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Geological Survey (U.S.)

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In the summer of 2007, the U.S. Geological Survey (USGS) began an exploration geochemical research study over the Pebble porphyry copper-gold-molydenum (Cu-Au-Mo) deposit in southwest Alaska. The Pebble deposit is extremely large and is almost entirely concealed by tundra, glacial deposits, and post-Cretaceous volcanic and volcaniclastic rocks. The deposit is presently being explored by Northern Dynasty Minerals, Ltd., and Anglo-American LLC. The USGS undertakes unbiased, broad-scale mineral resource assessments of government lands to provide Congress and citizens with information on national mineral endowment. Research on known deposits is also done to refine and better constrain methods and deposit models for...
Categories: Publication; Types: Citation; Tags: Open-File Report
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Clear Creek, one of the major tributaries of the upper Sacramento River, drains the eastern Trinity Mountains. Alluvial plain and terrace gravels of lower Clear Creek, at the northwest edge of the Sacramento Valley, contain placer gold that has been mined since the Gold Rush by various methods including hydraulic mining and dredging. In addition, from the 1950s to the 1980s aggregate-mining operations removed gravel from the lower Clear Creek flood plain. Since Clear Creek is an important stream for salmon production, a habitat restoration program is underway to repair damage from mining and improve conditions for spawning. This program includes moving dredge tailings to increase the area of spawning gravel and...
Categories: Publication; Types: Citation; Tags: Open-File Report
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Introduction The ability to predict the distribution of submersed aquatic vegetation in the Upper Mississippi River on the basis of physical or chemical variables is useful to resource managers. Wildlife managers have a keen interest in advanced estimates of food quantity such as American wildcelery (Vallisneria americana) population status to give out more informed advisories to hunters before the fall hunting season. Predictions for distribution of submerged aquatic vegetation beds can potentially increase hunter observance of voluntary avoidance zones where foraging birds are left alone to feed undisturbed. In years when submersed aquatic vegetation is predicted to be scarce in important wildlife habitats, managers...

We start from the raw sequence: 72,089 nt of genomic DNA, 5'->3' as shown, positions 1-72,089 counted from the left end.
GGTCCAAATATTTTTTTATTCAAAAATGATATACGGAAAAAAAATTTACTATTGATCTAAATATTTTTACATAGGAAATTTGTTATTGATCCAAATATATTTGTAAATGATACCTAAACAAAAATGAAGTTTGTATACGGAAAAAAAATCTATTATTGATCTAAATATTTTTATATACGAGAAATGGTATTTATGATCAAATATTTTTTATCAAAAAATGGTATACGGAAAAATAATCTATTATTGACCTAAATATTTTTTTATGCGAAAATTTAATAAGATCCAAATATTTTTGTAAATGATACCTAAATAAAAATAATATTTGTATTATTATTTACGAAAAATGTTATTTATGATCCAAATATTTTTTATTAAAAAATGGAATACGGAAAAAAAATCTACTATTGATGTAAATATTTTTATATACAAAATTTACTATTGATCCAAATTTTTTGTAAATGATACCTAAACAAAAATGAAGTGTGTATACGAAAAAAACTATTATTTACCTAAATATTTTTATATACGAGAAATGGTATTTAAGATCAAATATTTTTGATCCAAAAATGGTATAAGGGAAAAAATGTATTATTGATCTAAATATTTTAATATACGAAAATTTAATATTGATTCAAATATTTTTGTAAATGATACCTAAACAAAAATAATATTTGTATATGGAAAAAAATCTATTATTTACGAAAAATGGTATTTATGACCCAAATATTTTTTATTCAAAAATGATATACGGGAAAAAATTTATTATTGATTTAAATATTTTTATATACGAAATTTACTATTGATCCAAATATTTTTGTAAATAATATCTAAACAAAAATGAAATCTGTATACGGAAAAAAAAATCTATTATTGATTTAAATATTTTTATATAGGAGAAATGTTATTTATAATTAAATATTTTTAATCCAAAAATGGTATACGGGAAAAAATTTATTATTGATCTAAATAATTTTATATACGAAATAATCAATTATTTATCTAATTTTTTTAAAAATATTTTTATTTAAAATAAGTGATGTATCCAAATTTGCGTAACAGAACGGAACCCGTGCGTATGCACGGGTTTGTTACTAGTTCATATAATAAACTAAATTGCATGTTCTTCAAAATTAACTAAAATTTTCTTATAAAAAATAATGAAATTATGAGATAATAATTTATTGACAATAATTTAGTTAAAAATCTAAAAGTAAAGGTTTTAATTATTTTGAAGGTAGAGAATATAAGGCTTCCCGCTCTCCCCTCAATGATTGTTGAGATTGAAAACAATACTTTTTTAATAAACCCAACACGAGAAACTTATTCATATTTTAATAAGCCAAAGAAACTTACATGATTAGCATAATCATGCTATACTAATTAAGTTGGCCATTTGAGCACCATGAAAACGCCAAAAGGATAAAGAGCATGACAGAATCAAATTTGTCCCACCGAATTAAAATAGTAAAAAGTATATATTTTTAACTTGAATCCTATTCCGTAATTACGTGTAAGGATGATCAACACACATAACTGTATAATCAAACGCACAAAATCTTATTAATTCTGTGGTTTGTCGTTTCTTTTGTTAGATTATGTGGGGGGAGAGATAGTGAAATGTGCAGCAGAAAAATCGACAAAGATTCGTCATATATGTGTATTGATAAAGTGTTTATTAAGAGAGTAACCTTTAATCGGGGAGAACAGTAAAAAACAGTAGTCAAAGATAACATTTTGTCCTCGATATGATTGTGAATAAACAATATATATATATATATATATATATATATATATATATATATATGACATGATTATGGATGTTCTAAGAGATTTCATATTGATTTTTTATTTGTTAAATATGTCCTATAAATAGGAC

Categories: Publication; Types: Citation; Tags: Open-File Report
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The rocks of the East Mojave National Scenic Area (EMNSA) record a history of dynamic geologic events that span more than 1,800 million years (m.y.). These geologic events contributed significantly to development of the spectacular vistas and panoramas present in the area today. The oldest rocks underlie much of the northern part of the EMNSA. These rocks were subjected to extreme pressures and temperatures deep in the Earth's crust about 1,700 million years ago (Ma). They were subsequently intruded by granitic magmas from about 1,695 to 1,650 Ma, by additional granitic magmas at about 1,400 Ma and, later, at about 1,100 Ma, by iron-rich magmas that crystallized to form dark igneous rocks termed diabase. Unusual...
Categories: Publication; Types: Citation; Tags: Bulletin
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Notable progress was made in 2007 toward the development of native fish facilities in the Lower Colorado River Basin. More than a dozen facilities are, or soon will be, online to benefit native fish. When this study began in 2005 no self-supporting communities of either bonytail or razorback sucker existed. Razorback suckers were removed from Rock Tank in 1997 and the communities at High Levee Pond had been compromised by largemouth bass in 2004. This project reversed that trend with the establishment of the Davis Cove native fish community in 2005. Bonytail and razorback sucker successfully produced young in Davis Cove in 2006. Bonytail successfully produced young in Parker Dam Pond in 2007, representing the first...
Categories: Publication; Types: Citation; Tags: Open-File Report
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